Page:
Honeywell Safety Watch Monitors Staff to Maximize Safety
Honeywell Safety Watch is a real-time location solution (RTLS) for industrial applications designed to provide companies with information about their workers and assets, while also enhancing employee safety.
“Knowing where employees are not only prevents delay in projects, but can help locate employees in real time in case of an emergency,” said Veronica Turner of Honeywell Process Solutions’ plant and personal safety division. “We see the trend of digitalization and the need to remotely monitor the wellbeing of employees. RTLS is a smart, digital way to manage the workforce, to know who is on the job, what they’re doing, and that they’re doing it in a safe way.”
How Safety Watch Works
Launched in May 2022, Safety Watch is a customizable turnkey solution that relies on employees wearing a wireless tag about the size of a deck of cards. “Safety Watch is similar to the access cards many of us use at work, but with an RFID chip that connects to the Safety Watch receivers on site,” Turner said, adding that these active wireless tags can be integrated into existing employee badges.
The RFID devices wirelessly connect to one or more receivers set up around the plant to send location data to Safety Watch’s onsite servers and, ultimately, to the customer’s Safety Watch administrator via the Safety Watch Dashboard.
With one receiver on-site, that receiver can determine how many active devices are within a radius of 492 feet (150 meters). Two receivers are required to track separate entry and exit points. With three receivers, Safety Watch can be used to triangulate wearers’ locations, accurate to within 10 to 16 feet (3 to 5 meters).
The customer’s Safety Watch administrator(s) can also set certain parameters of who gets notified when an event has occurred. For example, if an employee is late, has entered a location they’re not supposed to be, or is suspected to have fallen.
“We work with our customers to create those rules, of who in their organization receives alerts for different types of events,” she said. “That’s the advantage of a turnkey solution like Safety Watch.” It’s also possible to set up multiple geofences within the plant or site with limited access based on rules set for each employee’s Safety Watch.
Although Safety Watch relies on WiFi and therefore works best at static locations, Turner said Honeywell plans to make the system LTE-compatible in the future so it can be used on moving job sites like the paving train.
The Safety Features of Safety Watch
Safety Watch’s RFID devices for employees have a number of features to enhance safety at the plant. This includes an SOS button employees can push in the event of an incident. The device can also automatically identify if the wearer has fallen.
“If [Safety Watch] sees that an employee has experienced an impact followed by no movement, it will trigger an alarm,” Turner said. Those whom the company’s Safety Watch administrator has set up to receive these alerts will automatically be notified.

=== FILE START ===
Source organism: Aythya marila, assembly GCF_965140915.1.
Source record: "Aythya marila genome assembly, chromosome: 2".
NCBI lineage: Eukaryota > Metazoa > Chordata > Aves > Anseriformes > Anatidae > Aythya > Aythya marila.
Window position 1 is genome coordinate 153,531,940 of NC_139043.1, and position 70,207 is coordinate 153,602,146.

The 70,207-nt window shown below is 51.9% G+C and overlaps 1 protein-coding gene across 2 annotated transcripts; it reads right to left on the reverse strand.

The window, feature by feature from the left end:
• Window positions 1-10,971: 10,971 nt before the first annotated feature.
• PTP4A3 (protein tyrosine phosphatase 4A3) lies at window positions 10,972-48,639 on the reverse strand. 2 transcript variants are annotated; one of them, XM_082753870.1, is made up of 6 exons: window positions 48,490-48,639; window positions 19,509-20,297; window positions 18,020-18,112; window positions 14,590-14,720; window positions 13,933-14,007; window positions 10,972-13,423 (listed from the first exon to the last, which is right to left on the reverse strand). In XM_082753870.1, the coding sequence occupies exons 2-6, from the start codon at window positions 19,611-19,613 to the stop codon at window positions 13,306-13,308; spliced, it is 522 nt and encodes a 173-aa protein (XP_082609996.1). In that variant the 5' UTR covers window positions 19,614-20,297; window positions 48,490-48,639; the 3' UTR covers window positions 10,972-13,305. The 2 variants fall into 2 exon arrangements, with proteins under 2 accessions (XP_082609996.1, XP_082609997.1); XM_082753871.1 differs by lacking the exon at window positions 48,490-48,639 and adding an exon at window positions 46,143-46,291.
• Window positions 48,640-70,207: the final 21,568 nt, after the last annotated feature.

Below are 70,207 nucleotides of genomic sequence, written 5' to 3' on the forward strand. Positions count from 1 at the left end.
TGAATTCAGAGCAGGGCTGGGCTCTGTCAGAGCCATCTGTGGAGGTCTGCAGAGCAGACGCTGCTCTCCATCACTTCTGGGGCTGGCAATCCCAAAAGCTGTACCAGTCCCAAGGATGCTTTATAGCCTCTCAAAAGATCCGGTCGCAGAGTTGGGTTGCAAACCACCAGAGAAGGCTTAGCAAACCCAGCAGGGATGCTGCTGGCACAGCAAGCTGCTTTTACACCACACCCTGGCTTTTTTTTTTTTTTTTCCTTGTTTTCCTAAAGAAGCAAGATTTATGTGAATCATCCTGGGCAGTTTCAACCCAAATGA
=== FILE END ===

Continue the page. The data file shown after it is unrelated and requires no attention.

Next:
The device can also help monitor worker fatigue, by identifying hazardous area movements or by monitoring minimum break requirements, for example.
Safety Watch also has a last known location feature. “In the event of an earthquake, explosion, fire, etc., where employees must evacuate quickly, Safety Watch can help identify where that employee was the last time their device was pinged,” Turner said. This feature can also assist in rescue efforts in the event of such emergencies.
Turner said Safety Watch can also be used to reconcile safety incidents, for example, if an employee was in an area they were allowed to be when the incident happened, if they followed pedestrian paths through the plant, or if they were running.
Safety Watch can also be used for automatic sign in/out, monitoring restricted area access and calculating time on-site. “The solution offers customizable data reports for the user,” Turner said. “Simply input the data requirements and the solution will create the report. For example, time in/out reports derived from the solution can be shared to a payroll department as a data source.”
Turner discussed how employees’ sign in/out procedures are often manual and therefore aren’t easily shared across the various departments that need that data.
“Instead of taking hours to know where employees are, having to do manual headcounts, or forcing people to swipe in and out, managers can more easily account for people with Safety Watch,” Turner said. “It’s a huge jump from what is often a complex manual process to a digital, user-friendly solution that can be used to manage an entire enterprise.”
“Safety Watch ensures the workforce is going where they’re supposed to go and doing what they’re supposed to be doing,” Turner said, adding that it can be used to identify employees’ effective working time versus present time. “For example, if I sign in but it takes me half an hour to get to my post because I’ve been visiting with my buddies, that can be accounted for.”
Although workers may not appreciate that level of monitoring, Turner said Safety Watch’s safety features should be a selling point for employees. “Knowing the company is making an extraordinary effort to enhance safety is something they shouldn’t be hesitant about,” she said. “They can feel more secure, knowing that the company is doing what it can to provide them a safety net.”